Writing locale-safe external code in SQL Server has always been important due to the global nature of many businesses running on SQL Server. Doing it correctly requires a good knowledge of the different mechanisms used to store that locale information, and understanding which is the relevant locale in each context.
In order to explain the interaction between different mechanisms for storing the locale of the system or program, I will briefly describe each of them.
The CRT (C runtime) is a general purpose library that Microsoft ships with multiple products, including Windows (msvcrt.dll) and Visual Studio (msvcrXX.dll). It holds the implementation for various useful C/C++ things such as exception handling, function libraries, memory management, threads and process utilities, etc. Most C/C++ programs end up consuming at least some of these features.
Since the CRT library needs to handle data that might come from different cultures, the functions provided in it need to take into account the current culture so it can, for example, know what character is used as a decimal separator, what is the uppercase/lowercase version of a given character, how to format dates, etc. In the CRT, the name for this culture information is a locale, and the setlocale function is used to set the current locale for that particular CRT library. If your process happens to have different versions of the CRT loaded, then each CRT has its own locale setting. A list of these locale-sensitive functions can be found here: http://whidbey.msdn.microsoft.com/library/?url=/library/en-us/dv_vccrt/html/442f8112-9288-44d7-be3c-15d22652093a.asp?frame=true
DBMS Locale (Collation)
In SQL Server terminology, the culture is called a collation. The collation can be set per table column, although it is usually only set at the database level, using the COLLATE clause at either creation time or through an ALTER statement. Operations such as conversions and string sorting will take that locale into account. Collations in SQL Server are a complex topic for which further info can be found there http://msdn.microsoft.com/library/default.asp?url=/library/en-us/instsql/in_collation_72pg.asp .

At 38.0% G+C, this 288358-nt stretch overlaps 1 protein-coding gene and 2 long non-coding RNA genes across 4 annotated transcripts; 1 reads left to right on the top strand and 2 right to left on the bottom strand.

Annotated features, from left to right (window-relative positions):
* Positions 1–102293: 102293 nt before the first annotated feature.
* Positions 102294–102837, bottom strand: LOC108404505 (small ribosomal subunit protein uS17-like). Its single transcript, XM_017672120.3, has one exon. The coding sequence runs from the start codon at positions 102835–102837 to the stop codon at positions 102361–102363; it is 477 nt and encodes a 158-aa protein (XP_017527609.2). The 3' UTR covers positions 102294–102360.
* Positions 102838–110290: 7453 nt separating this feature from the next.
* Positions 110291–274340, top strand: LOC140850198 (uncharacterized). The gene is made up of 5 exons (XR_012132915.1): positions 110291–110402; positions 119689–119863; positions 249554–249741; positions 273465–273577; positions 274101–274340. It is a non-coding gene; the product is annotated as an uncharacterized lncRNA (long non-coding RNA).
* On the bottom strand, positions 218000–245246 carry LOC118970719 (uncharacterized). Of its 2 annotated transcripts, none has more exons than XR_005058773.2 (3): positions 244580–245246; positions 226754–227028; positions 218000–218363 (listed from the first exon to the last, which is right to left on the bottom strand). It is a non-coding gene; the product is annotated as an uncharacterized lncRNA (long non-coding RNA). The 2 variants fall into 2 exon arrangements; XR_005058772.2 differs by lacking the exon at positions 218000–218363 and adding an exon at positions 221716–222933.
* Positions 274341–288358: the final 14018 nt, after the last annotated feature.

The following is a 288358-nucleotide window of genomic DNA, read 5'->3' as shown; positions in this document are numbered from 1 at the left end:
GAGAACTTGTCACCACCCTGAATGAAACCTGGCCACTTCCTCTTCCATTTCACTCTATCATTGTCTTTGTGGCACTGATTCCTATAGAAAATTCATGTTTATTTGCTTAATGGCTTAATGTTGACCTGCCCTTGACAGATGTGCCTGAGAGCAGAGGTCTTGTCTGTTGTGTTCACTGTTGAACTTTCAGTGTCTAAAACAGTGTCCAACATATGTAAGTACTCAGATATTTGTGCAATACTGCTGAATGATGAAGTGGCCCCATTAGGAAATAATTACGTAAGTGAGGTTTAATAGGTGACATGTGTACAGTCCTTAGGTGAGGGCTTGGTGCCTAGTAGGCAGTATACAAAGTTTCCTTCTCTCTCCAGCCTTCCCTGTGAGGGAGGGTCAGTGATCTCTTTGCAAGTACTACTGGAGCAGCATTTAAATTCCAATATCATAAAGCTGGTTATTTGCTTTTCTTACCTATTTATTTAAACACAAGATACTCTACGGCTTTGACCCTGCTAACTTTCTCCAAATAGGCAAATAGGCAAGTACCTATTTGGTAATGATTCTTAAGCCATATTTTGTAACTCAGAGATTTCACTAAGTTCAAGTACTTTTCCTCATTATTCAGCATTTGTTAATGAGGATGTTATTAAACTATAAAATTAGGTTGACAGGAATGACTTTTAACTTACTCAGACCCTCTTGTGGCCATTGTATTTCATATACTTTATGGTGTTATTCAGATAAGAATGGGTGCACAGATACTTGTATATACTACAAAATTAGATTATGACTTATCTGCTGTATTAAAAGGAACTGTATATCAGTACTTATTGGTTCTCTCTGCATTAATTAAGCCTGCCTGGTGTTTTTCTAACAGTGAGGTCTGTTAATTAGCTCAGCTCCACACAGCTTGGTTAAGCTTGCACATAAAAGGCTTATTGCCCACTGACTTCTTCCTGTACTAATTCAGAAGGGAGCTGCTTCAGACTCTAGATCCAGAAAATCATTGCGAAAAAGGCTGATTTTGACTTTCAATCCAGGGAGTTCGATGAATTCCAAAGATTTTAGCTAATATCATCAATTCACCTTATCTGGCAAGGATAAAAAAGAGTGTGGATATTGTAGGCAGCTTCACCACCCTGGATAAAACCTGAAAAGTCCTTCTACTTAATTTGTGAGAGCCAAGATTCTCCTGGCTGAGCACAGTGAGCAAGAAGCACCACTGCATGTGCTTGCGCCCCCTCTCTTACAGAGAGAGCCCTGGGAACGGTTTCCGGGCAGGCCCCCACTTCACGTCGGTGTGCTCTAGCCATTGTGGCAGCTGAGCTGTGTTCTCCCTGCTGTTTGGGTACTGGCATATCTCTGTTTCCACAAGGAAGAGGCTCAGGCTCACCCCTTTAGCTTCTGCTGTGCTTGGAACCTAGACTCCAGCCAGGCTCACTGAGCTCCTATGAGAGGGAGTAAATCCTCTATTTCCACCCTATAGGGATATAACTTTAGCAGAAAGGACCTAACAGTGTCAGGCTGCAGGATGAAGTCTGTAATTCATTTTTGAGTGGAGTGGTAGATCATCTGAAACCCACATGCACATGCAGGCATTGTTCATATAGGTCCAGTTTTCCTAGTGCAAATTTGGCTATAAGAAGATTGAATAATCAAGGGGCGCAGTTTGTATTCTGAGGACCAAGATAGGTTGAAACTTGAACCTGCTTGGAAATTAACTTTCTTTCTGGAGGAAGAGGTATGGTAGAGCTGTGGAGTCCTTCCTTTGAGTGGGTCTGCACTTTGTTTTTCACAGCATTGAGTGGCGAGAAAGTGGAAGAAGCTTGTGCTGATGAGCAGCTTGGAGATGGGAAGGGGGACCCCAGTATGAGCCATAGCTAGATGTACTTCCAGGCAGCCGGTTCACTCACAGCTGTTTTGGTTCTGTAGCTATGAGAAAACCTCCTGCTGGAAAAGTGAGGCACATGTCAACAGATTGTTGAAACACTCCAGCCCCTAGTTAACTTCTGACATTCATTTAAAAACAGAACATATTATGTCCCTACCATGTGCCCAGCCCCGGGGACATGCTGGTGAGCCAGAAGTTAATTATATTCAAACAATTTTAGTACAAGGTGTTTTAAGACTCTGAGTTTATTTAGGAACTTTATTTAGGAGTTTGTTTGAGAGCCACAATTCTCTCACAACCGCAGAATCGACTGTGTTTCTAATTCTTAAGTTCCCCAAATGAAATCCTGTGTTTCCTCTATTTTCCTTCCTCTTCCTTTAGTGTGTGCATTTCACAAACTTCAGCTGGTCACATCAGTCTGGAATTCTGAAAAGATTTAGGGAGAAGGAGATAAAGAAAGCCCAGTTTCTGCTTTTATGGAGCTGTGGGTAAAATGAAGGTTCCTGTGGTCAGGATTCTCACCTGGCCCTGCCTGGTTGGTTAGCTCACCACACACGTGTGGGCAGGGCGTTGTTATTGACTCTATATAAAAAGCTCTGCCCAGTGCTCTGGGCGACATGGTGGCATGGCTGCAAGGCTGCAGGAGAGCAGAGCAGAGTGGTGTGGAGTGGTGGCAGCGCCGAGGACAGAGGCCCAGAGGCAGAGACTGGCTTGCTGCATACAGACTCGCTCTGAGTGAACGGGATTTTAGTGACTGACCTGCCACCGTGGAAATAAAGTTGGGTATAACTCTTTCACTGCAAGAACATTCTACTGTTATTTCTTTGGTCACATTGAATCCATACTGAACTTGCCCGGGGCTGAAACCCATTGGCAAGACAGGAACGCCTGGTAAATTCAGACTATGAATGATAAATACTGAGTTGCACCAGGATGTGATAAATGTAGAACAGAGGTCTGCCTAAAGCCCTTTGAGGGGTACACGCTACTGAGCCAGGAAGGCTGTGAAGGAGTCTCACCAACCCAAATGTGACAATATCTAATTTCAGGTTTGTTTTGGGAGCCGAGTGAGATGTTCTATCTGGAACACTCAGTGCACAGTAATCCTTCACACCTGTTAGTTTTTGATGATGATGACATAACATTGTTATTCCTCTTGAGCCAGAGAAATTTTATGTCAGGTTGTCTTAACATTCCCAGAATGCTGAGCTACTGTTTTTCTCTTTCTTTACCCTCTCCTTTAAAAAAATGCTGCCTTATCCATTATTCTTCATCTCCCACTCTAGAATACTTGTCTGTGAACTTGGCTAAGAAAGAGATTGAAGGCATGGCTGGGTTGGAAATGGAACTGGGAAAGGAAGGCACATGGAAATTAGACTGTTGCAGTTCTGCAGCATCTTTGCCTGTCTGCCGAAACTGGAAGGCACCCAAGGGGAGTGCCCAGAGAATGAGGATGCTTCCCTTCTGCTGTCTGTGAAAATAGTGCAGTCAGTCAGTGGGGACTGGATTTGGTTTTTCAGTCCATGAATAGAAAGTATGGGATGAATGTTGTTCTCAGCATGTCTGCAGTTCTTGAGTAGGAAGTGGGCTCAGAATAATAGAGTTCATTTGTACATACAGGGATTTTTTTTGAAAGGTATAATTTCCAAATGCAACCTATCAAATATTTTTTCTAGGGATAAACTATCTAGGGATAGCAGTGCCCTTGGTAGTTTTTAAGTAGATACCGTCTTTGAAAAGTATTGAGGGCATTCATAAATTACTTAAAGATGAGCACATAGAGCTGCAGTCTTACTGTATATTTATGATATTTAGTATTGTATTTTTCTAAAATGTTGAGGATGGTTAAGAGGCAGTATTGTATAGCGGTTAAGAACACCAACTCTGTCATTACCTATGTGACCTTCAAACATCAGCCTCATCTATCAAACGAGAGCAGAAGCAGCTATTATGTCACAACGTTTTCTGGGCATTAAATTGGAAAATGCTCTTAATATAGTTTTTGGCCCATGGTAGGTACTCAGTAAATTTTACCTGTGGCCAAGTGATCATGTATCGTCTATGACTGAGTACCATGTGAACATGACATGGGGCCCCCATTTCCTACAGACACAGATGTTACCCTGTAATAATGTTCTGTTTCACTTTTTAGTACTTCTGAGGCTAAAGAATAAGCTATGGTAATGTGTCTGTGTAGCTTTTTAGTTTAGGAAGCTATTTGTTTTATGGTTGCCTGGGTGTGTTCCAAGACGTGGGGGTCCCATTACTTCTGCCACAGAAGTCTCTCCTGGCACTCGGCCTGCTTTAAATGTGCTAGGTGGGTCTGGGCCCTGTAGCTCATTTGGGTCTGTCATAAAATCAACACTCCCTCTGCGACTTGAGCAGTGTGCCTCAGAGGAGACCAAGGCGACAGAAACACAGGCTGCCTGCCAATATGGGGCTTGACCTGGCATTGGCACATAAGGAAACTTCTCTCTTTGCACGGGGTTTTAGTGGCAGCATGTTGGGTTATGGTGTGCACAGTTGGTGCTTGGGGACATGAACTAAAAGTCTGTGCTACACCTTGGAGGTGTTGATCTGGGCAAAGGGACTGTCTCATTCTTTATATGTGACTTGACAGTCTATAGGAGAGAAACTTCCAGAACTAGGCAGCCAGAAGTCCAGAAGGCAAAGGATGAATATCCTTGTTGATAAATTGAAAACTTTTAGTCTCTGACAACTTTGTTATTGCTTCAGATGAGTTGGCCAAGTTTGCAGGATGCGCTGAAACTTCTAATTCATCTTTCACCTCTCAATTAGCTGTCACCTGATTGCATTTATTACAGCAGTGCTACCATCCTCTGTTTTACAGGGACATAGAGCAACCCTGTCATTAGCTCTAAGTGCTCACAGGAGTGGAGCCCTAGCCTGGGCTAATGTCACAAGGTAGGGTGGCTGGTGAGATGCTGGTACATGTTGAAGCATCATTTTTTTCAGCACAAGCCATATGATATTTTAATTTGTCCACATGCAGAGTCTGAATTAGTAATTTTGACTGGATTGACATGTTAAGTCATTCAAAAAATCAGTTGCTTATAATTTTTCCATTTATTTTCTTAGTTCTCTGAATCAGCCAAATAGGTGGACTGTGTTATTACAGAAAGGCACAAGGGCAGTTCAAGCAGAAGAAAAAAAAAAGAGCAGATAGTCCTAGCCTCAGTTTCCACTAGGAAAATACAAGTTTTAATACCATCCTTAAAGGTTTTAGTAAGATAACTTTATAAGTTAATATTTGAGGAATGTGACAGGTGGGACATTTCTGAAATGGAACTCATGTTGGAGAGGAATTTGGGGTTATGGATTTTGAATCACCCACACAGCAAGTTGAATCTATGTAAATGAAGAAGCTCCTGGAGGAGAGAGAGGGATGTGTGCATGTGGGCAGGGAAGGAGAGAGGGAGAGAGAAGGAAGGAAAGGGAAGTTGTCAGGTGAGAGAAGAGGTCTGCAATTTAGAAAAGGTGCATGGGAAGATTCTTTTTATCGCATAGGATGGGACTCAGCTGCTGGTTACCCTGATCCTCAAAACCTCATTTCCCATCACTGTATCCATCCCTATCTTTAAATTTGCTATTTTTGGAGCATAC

CLR Locale (Culture)
The CLR locale is maintained in a CultureInfo structure which you pass in to certain operations. If you do not explicitly pass the CultureInfo structure in, then the operation requiring it will get the default CultureInfo, which is initially set according to the Windows locale setting in the control panel. With the right permissions (in this case, ControlThread) you can change the current thread’s default culture using the Thread.CurrentCulture property. Double.ToString, DateTime.Parse, String.Compare and String.ToUpper are prime examples of methods that depend on the current culture. See http://msdn.microsoft.com/library/default.asp?url=/library/en-us/dnnetdep/html/dngrfCultSafeCode.asp for a more in-depth discussion about Culture in managed code.
Things to be aware of when writing locale-safe code in SQL Server
Even though SQL Server is a C++ program that uses the CRT, it really explicitly maintains its own locale as a DBMS, which has a much finer granularity than the CRT locale. As such, it does not want to use any specific CRT locale and instead uses the “C” (default) CRT locale.
A problem particular to SQL Server is that we run user-written code in our process, in the form of extended stored procedures (XPs) or CLR procedures written in managed code. That user code may itself call setlocale, which may have a destabilizing effect on the entire process, including user code running in different threads, and the database engine itself.